f(z,t)f(z,t)=NQδ(zz)δ(tt)
where NQ=2kT0ρ0ΓB/(νA2Aeff) is the fluctuation strength parameter, k is the Boltzmann constant and T0 is the temperature. ρ0 and Aeff represent the fiber density and the effective mode area, respectively.

After intensity modulation, the input signal As can be expressed in this Gaussian-like form as:

As=mmPsexp[12(tmTΔT)2]
where m decides the number of the modulated pulses. T and ΔT are pulse period and pulse width of the modulation signal.

Further, when the input laser is then modulated by a phase modulator, the modulated seed can then be given by:

As=mmPsexp[12(tmTΔT)2]exp[iδsin(Δω(tt0))]
where δ=πEM/Vπ is the modulation amplitude, EM is the modulation voltage and Vπ is the half-wave voltage of the phase modulator. Δω is the modulation angular frequency and t0 is the delay between the two modulation signals.

Table 1 gives other simulation parameters, chosen all based on the experimental condition and the typical values of silica fibers. Fao represents the acousto-optic effective overlap factor, andAeff_ao=1/Fao2.

Tables Icon

Table 1. SBS threshold simulation parameters

Here np is the refractive index of pump and β is the cladding absorption coefficient of gain fiber. n2 is the nonlinear-index coefficient and γerepresents electrostrictive constant. nco_s and nco_B are core refractive index of signal and Stokes wave respectively.

4. Experimental results and analysis

Before employing phase and intensity modulation simultaneously to the all-fiber amplifier system, we need first to choose the modulation parameters. As for intensity modulation, short pulse width contributes to less buildup time for acoustic phonons and less spatial overlap between SBS pulses and the amplified signal [13]. So we choose to set the pulse width to be 4 ns, which is the shortest pulse width we can achieve (limited to the experimental condition). When it comes to phase modulation, larger modulation amplitude will suppress SBS in a better degree. So in experiment, we set the modulation voltage to be 5 V. Then we choose two groups of intensity modulation parameter (10 MHz 4 ns and 20 MHz 4 ns) and two groups of phase modulation parameter (100 MHz 5 V and 200 MHz 5 V) respectively and combine them in different ways to test the SBS suppression effect.

Figures 2(a)-2(d) shows the Fabry-Perot scanning spectra of the phase- and intensity-modulated seed under different modulated conditions. By regulating the delay between the phase and intensity modulation signal, we get the modulated spectra with best homogeneity and symmetry. The free spectral range of the FPI is 4 GHz and we define the linewidth of the spectra to be the full width at 30% maximum. So the linewidth of the modulated seed is estimated to be 1.112GHz, 1.841GHz, 1.110 GHz and 1.839 GHz respectively for the spectrum of Figs. 2(a)-2(d).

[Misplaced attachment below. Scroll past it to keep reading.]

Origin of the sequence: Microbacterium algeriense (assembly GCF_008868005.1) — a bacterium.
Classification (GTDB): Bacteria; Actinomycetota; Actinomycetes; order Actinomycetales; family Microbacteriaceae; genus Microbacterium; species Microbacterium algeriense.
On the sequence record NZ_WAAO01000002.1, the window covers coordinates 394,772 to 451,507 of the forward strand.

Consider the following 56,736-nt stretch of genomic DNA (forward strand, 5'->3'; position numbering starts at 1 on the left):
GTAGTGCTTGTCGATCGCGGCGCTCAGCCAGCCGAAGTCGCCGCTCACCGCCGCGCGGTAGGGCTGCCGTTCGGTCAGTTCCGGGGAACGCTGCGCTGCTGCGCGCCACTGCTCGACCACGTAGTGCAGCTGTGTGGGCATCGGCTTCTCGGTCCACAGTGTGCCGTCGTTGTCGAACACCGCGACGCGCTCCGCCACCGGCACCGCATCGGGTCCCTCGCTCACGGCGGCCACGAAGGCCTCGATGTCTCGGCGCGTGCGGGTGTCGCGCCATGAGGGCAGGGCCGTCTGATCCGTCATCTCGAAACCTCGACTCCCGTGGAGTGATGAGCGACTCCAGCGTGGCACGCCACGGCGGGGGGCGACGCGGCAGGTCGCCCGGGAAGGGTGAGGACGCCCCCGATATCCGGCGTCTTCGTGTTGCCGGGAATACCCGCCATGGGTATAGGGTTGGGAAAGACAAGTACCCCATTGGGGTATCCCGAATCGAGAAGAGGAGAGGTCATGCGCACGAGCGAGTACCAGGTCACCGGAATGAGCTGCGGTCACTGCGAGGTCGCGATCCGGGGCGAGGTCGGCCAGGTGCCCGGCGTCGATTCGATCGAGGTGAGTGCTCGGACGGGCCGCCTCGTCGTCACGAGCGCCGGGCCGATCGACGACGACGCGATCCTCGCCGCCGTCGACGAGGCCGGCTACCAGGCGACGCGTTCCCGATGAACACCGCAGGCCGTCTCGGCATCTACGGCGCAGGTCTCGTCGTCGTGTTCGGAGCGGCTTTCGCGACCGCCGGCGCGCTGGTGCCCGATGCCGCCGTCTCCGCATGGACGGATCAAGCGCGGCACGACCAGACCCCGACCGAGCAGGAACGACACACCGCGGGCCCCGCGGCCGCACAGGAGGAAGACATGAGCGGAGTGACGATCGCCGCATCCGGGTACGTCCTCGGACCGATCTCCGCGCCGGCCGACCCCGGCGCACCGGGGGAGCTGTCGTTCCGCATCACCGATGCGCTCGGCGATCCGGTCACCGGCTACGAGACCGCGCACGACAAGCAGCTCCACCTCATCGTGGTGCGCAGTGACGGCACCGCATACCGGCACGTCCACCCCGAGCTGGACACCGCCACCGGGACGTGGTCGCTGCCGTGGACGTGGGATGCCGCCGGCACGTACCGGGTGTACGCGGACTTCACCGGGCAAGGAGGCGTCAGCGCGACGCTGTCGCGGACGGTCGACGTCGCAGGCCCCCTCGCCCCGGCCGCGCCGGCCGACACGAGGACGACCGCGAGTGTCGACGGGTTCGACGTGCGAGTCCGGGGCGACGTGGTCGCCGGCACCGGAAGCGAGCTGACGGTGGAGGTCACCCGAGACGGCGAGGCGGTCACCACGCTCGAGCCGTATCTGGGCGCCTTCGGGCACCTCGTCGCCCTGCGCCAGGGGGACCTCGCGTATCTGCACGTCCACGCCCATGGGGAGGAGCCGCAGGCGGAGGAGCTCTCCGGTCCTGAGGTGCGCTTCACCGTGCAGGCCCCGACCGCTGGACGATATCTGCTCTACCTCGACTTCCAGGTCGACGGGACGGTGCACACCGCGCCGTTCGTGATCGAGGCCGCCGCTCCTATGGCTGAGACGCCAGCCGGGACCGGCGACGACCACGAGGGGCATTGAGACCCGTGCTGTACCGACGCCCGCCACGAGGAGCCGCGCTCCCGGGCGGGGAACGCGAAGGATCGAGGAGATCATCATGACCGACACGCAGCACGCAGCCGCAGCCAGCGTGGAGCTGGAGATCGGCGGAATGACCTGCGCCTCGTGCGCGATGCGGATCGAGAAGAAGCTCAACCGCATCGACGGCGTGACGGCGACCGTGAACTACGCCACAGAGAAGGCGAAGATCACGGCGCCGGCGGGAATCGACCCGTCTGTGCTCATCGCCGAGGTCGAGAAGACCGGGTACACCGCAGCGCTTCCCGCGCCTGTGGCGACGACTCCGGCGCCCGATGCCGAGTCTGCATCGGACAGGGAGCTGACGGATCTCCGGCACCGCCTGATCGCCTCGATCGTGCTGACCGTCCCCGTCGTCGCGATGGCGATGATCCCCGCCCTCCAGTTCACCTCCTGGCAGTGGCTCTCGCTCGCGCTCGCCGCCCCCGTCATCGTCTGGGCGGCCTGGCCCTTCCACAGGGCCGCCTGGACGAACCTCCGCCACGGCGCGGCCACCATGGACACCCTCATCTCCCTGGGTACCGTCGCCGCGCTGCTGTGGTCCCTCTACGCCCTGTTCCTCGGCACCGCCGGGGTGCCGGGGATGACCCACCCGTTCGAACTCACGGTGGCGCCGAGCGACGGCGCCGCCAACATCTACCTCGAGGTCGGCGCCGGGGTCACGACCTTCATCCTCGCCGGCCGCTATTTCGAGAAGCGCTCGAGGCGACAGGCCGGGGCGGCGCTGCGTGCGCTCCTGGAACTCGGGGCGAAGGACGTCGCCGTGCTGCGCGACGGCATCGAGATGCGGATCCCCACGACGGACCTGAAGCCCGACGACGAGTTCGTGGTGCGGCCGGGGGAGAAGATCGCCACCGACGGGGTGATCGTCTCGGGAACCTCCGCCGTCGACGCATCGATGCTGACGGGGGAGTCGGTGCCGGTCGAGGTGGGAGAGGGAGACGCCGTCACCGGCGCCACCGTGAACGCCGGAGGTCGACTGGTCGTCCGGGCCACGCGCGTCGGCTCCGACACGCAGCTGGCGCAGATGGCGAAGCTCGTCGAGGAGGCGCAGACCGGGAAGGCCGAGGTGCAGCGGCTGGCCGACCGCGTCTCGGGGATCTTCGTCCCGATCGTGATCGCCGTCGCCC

Fig. 2 Fabry-Perot scanning spectra when intensity- and phase-modulated parameter are set to be (a) 10 MHz 4ns and 100 MHz 5 V (b) 10 MHz 4 ns and 200 MHz 5 V (c) 20 MHz 4ns and 100MHz 5 V (d) 20 MHz 4 ns and 200 MHz 5 V.

Download Full Size | PPT Slide | PDF

Figure 3(a) shows the backward power of the main amplifier as a function of the output power under four different modulation conditions, which all show nonlinear increase trend indicating the emergence of SBS. Here we define the SBS threshold as the output power at which the Stokes wave power increases rapidly and comparable with μ (μ = 0.2‰) of the output power. Blue dotted line in Fig. 3(a) depicts 0.2‰ of the output power. Before SBS occurs, the maximum average power of 293 W is achieved at intensity modulation parameter of 20 MHz 4ns and phase modulation parameter of 100 MHz 5 V. Figure 3(b) shows the average output power of the main amplifier with a linear fitting to 85.8% slope efficiency against absorbed pump power.

 

Fig. 3 (a) Backward power as a function of output power under different modulation condition. (b) Average power of the pulse under different pump level at 20 MHz intensity repetition rate and 100 MHz phase repetition rate.

Download Full Size | PPT Slide | PDF

As for the intensity and phase modulation at 20 MHz 4 ns and 100 MHz 5 V, we use the theory and simulation parameters described in section 3 to further calculate the SBS threshold, as shown in Fig. 4. When the output power increases to ~300 W, the backward power shows a sharp nonlinear increase, which is in good agreement with that of experimental result.

 

Fig. 4 Simulated and measured backward power as a function of output power.

Download Full Size | PPT Slide | PDF